VIDEO: Butterflies for Stephanie on first local string quartet date

Stephanie Edmundson has performed all over the world, in some of the most prestigious venues, and won awards for her music.

Yet she will be nervous as heck for her next gig, at the White Church in Ansdell.

Stephanie Edmundson (left) and her string quartet Jubilee ' which will headline the St Annes Music and Arts Festival next month.

Stephanie Edmundson (left) and her string quartet Jubilee ' which will headline the St Annes Music and Arts Festival next month.

The butterflies will be because Stephanie is a local girl, born just around the corner and a former pupil at Ansdell primary school.

She is part of Jubilee, a successful string quartet headlining the St Annes Music and Arts Festival on September 12.

“This will be the first time I’ve played locally since I started in the quartet. In fact I don’t think I’ve given a concert at home since I was about 11 or 12 so I am really excited,” she said.

“It will be a nice opportunity for my grandad to hear me play but I think I will be pretty nervous, not least because my mum has already told half of Ansdell about it!

“But I think it will be a nice kind of nerves because I know I’ll have so many friendly faces supporting me.”

It’s probably no surprise Stephanie, 25, has ended up a musician – mum Heather is a violin teacher and gives lessons around the area.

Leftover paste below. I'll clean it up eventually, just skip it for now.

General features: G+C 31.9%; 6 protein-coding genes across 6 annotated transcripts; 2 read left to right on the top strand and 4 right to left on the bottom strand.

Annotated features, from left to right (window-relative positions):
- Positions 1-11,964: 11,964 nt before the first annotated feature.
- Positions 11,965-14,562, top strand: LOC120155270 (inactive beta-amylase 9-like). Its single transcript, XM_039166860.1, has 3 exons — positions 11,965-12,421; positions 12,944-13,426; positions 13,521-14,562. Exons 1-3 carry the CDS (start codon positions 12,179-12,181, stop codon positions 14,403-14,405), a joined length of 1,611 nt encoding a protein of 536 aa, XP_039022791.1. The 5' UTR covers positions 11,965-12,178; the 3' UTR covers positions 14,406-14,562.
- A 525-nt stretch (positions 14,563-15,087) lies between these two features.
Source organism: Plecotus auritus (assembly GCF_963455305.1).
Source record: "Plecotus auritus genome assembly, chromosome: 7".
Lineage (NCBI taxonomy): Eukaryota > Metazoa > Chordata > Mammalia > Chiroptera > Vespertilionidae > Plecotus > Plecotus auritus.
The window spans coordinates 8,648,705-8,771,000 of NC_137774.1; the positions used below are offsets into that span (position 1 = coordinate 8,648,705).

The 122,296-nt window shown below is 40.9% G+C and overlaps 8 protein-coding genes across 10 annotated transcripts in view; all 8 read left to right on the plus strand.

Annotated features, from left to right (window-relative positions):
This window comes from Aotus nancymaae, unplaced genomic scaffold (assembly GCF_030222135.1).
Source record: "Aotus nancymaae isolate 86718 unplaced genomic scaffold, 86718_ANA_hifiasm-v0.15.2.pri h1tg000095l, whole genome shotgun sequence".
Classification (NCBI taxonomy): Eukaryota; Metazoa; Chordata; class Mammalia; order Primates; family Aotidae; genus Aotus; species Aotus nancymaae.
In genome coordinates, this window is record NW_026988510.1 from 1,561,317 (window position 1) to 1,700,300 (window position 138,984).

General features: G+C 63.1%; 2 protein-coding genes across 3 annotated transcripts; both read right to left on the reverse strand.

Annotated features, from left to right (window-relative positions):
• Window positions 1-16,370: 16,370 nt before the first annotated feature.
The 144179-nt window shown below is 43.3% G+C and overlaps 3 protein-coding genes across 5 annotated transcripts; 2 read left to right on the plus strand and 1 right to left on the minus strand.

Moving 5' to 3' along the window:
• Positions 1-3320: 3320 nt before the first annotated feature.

Stephanie was five when she got her first violin. She went to Chetham’s in Manchester aged 11 and later to the Royal Academy of Music in London. It was there she was paired with three other girls – Tereza Privratska, Alanna Tonetti-Tieppo and Lauren Steel – and formed Jubilee.

“We perform a lot but to make it to the top, which is what we want to do, you have to work incredibly hard,” she said.

“So as well as giving concerts in the UK and Europe, we go to Madrid and Basel in Switzerland six times a year and have intense week-long lessons with two teachers who are both in famous quartets.

“The aim is to make a career from it so we can support ourselves, do some really high profile performances and hopefully one day be signed to a label and release CDs.”

Sounds like a dream life but wait till you hear Stephanie’s average day.

“We practise for hours,” she said. “Today, for instance, we’re rehearsing 11am to 5pm, but we’ll do at least an hour’s practice before that and then a bit more later in the evening.

“It’s certainly not a case of just turning up and, hey presto, we can suddenly play together. We work through everything really slowly and a lot of people aren’t willing to give up so much of their time to do it. You have to make a lot of sacrifices.”

In short you don’t get to be the best unless you put the work in, which, as a teenager, can’t always have been easy.

“I did have a momentary crisis when I was about 15,” she recalls. “I suddenly thought ‘I’ll be a lawyer instead’. That lasted for about five minutes, then I realised I didn’t have the brains so I stuck with music instead!”

Four females spending so much time together. There must be rows? “We’ve had our moments but we get on so well that things are forgotten straight away,” Stephanie added.

These girls are fantastic are what they do and are undoubtedly the highlight of the St Annes week-long festival.

To get tickets, priced £10, or for further details call (01253) 788579.

* The video was recorded LIVE at the Weimar International Chamber Music Competition, November 2012.

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